AKRON, Ohio -- We wrap our coverage from the King James Shooting Stars Classic over the weekend and take a deeper look to two last second games that came down to a referee decision. Staying away from the drama, William Buford quietly did his job and capped off an impressive April showing.
Prior to winning the 17 and under division at the King James Classic, the Georgia Stars relied on a last second dunk to move on to the title game.
Travis Leslie, who was as good as anyone on Sunday, caught a failed shot attempt by David Forrest and dunked home the game-winning shot a la NC State in the 1983 National Championship game. After a quick mid court meeting with the officials to discuss whether or not the shot went through before the buzzer sounded, the men in stripes counted the bucket and won the game 58-57.
On paper, the game between the Stars and King of the Court was one of the best individual match-ups in the event, pairing top ten talents Al-Farouq Aminu and Delvon Roe as well as two of the nation's top centers in Tony Woods and Kenny Frease.
Aminu finished with 16 points and nine rebounds. The five-star forward was the only player on the Stars that could hit a free throw as he hit seven of eight from the charity stripe. However, Roe's presence frustrated Aminu as the Georgia native only converted on four of 14 shooting from the floor.
Roe started the game very well, as he hit his first five shots. He finished with 20 points on seven of 13 shooting from the floor. His herky-jerky motion and constant spinning to the basket in order to use his primary left hand was hard to defend for the Stars, a team that has good size inside.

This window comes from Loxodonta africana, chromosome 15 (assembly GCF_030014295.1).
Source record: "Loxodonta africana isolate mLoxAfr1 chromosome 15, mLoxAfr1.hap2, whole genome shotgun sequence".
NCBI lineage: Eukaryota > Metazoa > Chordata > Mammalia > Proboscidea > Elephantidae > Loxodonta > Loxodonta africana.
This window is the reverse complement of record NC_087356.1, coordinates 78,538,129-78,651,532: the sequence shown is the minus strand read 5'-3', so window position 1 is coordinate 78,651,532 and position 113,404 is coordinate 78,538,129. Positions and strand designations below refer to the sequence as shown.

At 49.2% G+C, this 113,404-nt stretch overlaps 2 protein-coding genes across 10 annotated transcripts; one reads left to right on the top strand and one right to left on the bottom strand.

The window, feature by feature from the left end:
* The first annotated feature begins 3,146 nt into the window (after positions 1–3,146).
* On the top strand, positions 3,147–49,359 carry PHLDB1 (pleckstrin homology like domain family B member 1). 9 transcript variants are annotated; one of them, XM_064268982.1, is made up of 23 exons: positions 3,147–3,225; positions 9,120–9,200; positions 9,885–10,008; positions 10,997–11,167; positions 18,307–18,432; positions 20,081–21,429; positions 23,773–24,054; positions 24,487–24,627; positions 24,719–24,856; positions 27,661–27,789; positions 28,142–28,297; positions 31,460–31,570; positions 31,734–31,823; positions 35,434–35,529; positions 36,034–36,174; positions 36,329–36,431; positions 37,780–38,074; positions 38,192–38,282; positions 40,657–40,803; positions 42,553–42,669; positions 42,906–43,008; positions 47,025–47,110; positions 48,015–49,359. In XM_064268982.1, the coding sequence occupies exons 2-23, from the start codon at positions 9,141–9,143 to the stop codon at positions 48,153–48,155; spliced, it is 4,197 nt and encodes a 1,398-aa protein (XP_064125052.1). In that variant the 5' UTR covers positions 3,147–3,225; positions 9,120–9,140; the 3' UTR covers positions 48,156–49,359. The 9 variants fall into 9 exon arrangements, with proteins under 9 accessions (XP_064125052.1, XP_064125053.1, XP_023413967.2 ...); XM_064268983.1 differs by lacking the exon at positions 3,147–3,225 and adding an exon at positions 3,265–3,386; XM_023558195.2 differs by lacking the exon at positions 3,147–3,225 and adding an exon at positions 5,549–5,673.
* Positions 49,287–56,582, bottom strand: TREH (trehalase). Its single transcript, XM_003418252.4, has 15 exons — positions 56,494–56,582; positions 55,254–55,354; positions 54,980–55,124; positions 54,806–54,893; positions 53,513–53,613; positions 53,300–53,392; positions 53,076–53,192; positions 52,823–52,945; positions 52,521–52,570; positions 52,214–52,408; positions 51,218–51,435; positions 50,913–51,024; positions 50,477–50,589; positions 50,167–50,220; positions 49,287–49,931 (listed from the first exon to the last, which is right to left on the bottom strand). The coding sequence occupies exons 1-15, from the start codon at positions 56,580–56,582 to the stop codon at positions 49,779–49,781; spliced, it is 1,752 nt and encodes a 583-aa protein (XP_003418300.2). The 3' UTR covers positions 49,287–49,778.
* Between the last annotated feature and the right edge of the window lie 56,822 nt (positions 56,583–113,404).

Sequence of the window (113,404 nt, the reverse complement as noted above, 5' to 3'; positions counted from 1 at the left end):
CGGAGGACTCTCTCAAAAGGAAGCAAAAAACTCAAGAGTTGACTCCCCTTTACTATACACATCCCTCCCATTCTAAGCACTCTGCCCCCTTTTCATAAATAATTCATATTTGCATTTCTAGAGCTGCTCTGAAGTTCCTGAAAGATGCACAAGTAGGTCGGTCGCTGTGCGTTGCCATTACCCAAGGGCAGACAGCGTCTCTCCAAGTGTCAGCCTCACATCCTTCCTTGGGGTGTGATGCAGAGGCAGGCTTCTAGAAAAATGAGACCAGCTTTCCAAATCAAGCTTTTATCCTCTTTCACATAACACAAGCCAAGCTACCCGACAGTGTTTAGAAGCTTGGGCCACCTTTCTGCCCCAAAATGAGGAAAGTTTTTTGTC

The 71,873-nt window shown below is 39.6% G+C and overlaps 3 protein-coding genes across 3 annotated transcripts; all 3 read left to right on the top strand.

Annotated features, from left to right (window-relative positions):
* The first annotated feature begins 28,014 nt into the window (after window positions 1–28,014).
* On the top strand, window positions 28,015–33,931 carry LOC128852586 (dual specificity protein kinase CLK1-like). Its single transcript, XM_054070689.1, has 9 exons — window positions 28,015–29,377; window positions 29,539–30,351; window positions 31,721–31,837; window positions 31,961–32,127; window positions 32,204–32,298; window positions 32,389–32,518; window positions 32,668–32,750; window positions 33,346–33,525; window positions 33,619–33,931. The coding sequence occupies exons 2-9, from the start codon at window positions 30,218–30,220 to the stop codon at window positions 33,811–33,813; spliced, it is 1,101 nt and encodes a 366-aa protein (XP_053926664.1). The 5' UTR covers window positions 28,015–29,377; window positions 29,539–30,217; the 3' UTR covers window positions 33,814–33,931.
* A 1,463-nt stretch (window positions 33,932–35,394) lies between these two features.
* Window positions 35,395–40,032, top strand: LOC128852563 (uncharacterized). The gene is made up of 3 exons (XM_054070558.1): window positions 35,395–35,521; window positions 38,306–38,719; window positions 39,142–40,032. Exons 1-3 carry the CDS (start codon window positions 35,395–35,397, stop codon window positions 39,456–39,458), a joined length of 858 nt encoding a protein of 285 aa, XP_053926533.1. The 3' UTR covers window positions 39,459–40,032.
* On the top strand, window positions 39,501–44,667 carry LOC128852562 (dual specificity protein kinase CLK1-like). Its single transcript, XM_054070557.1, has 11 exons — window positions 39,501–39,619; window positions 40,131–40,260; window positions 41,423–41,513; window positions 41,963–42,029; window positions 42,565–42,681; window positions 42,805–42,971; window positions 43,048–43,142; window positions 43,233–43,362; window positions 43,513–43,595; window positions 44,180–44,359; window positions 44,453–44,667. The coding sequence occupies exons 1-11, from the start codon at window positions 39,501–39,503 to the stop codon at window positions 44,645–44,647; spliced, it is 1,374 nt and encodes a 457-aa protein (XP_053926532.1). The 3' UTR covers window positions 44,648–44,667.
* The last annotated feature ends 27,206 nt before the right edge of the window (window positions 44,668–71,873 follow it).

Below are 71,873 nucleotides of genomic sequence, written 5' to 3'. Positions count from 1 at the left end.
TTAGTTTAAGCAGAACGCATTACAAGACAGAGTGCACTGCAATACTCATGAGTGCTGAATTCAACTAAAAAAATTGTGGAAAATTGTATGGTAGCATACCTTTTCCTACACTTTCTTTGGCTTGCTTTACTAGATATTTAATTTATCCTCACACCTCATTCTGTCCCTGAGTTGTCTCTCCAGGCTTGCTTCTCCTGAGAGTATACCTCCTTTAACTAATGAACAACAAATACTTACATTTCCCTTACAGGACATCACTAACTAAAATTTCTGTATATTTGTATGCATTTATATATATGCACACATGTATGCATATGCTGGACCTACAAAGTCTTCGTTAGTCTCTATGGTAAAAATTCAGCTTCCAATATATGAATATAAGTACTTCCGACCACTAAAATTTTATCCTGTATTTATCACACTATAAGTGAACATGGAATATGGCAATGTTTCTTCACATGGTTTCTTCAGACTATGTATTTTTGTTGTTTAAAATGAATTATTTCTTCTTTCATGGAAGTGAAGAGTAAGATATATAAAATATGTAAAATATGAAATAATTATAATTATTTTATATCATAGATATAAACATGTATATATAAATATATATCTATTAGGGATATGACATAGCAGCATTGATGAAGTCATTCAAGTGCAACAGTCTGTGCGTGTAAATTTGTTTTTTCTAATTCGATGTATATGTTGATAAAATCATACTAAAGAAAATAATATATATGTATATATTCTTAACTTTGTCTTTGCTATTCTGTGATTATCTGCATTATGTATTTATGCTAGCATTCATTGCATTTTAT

The Woods-Frease match-up fizzled before it ever really lit up. Woods was good on the glass and used his slippery body to grab eight rebounds. He didn't score from the floor and couldn't match-up with Frease's size. Frease, a Xavier pledge, scored a quiet eight points and only shot two of four from the floor.
Leslie was big in the second half, as he scored tough baskets after snagging big offensive boards. He's one of the best athletes in the class of 2008, something we've been touting about him since beginning of the high school season. He earned a high-major offer or two on Sunday.
Forrest was a major sparkplug for the Stars as he shined on defense, made buckets, ran the point well and made it to the foul line. Coming into the event, his recruitment was quiet but did boast interest from Western Kentucky. Good move on the Hilltoppers. He also earned offers over the weekend with his spunky play.
The game was eerily similar for King of the Court, who moved onto the semi-finals on a similar situation against Triple Threat.
Paired against the kids from the D.C. area, King of Court were forced into overtime because of a huge shots from Jason Clark and a big time game from Chris Braswell.
After Roe sank a pair of free throws, Triple Threat sprinted down the court and Clark sunk what was thought to be a three-pointer. However, the shot was waved off and was ruled late. Chaos followed and King of the Court moved on. Roe was outstanding, finishing with 28 points.
Robert Wilson, perhaps the biggest surprise in the tournament, scored 20 for the host team. He'll officially announce for Wisconsin on Wednesday at a press conference at his Garfield Heights school. The 6-foot-5 wing is a scorer and had some strong moments in the event.
Other news & notes
April has been a good month for William Buford. The Ohio State bound guard quietly did damage in Pittsburgh last weekend. In Akron , he picked apart defenses as good as any guard in the country. He put his D1 Greyhounds on his shoulders and put the team into the finals of two deep tournaments on consecutive weekends.